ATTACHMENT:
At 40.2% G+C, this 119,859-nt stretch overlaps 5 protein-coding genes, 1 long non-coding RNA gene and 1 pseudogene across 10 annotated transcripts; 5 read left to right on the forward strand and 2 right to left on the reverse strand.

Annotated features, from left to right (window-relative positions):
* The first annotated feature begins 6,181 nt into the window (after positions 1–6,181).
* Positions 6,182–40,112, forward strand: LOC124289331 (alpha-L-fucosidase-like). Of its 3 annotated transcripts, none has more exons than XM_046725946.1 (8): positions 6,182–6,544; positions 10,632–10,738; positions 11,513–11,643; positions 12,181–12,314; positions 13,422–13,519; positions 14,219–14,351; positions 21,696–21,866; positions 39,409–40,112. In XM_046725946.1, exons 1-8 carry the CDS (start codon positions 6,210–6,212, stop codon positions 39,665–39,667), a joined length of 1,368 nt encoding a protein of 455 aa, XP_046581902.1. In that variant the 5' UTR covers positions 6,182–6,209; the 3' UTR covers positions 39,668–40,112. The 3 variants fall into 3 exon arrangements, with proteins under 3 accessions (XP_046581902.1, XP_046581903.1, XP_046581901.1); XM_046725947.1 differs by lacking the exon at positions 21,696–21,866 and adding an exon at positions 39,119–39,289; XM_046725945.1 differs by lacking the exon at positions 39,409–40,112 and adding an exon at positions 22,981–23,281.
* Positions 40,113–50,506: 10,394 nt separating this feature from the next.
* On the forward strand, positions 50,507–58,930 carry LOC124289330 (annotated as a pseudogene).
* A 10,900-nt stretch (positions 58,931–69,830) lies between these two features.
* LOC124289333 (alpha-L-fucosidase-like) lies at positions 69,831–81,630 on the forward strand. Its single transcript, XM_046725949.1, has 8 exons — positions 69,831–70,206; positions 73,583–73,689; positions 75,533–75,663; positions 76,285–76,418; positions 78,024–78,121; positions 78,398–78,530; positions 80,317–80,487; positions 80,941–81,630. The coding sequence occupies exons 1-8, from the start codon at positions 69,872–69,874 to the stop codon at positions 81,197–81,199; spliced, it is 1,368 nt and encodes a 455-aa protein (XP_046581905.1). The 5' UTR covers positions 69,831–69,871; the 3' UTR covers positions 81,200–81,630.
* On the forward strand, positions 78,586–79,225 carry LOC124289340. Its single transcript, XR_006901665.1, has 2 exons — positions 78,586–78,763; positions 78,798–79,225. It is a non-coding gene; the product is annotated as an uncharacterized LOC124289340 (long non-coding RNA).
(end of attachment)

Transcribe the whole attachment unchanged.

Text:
At 40.2% G+C, this 119,859-nt stretch overlaps 5 protein-coding genes, 1 long non-coding RNA gene and 1 pseudogene across 10 annotated transcripts; 5 read left to right on the forward strand and 2 right to left on the reverse strand.

Annotated features, from left to right (window-relative positions):
* The first annotated feature begins 6,181 nt into the window (after positions 1–6,181).
* Positions 6,182–40,112, forward strand: LOC124289331 (alpha-L-fucosidase-like). Of its 3 annotated transcripts, none has more exons than XM_046725946.1 (8): positions 6,182–6,544; positions 10,632–10,738; positions 11,513–11,643; positions 12,181–12,314; positions 13,422–13,519; positions 14,219–14,351; positions 21,696–21,866; positions 39,409–40,112. In XM_046725946.1, exons 1-8 carry the CDS (start codon positions 6,210–6,212, stop codon positions 39,665–39,667), a joined length of 1,368 nt encoding a protein of 455 aa, XP_046581902.1. In that variant the 5' UTR covers positions 6,182–6,209; the 3' UTR covers positions 39,668–40,112. The 3 variants fall into 3 exon arrangements, with proteins under 3 accessions (XP_046581902.1, XP_046581903.1, XP_046581901.1); XM_046725947.1 differs by lacking the exon at positions 21,696–21,866 and adding an exon at positions 39,119–39,289; XM_046725945.1 differs by lacking the exon at positions 39,409–40,112 and adding an exon at positions 22,981–23,281.
* Positions 40,113–50,506: 10,394 nt separating this feature from the next.
* On the forward strand, positions 50,507–58,930 carry LOC124289330 (annotated as a pseudogene).
* A 10,900-nt stretch (positions 58,931–69,830) lies between these two features.
* LOC124289333 (alpha-L-fucosidase-like) lies at positions 69,831–81,630 on the forward strand. Its single transcript, XM_046725949.1, has 8 exons — positions 69,831–70,206; positions 73,583–73,689; positions 75,533–75,663; positions 76,285–76,418; positions 78,024–78,121; positions 78,398–78,530; positions 80,317–80,487; positions 80,941–81,630. The coding sequence occupies exons 1-8, from the start codon at positions 69,872–69,874 to the stop codon at positions 81,197–81,199; spliced, it is 1,368 nt and encodes a 455-aa protein (XP_046581905.1). The 5' UTR covers positions 69,831–69,871; the 3' UTR covers positions 81,200–81,630.
* On the forward strand, positions 78,586–79,225 carry LOC124289340. Its single transcript, XR_006901665.1, has 2 exons — positions 78,586–78,763; positions 78,798–79,225. It is a non-coding gene; the product is annotated as an uncharacterized LOC124289340 (long non-coding RNA).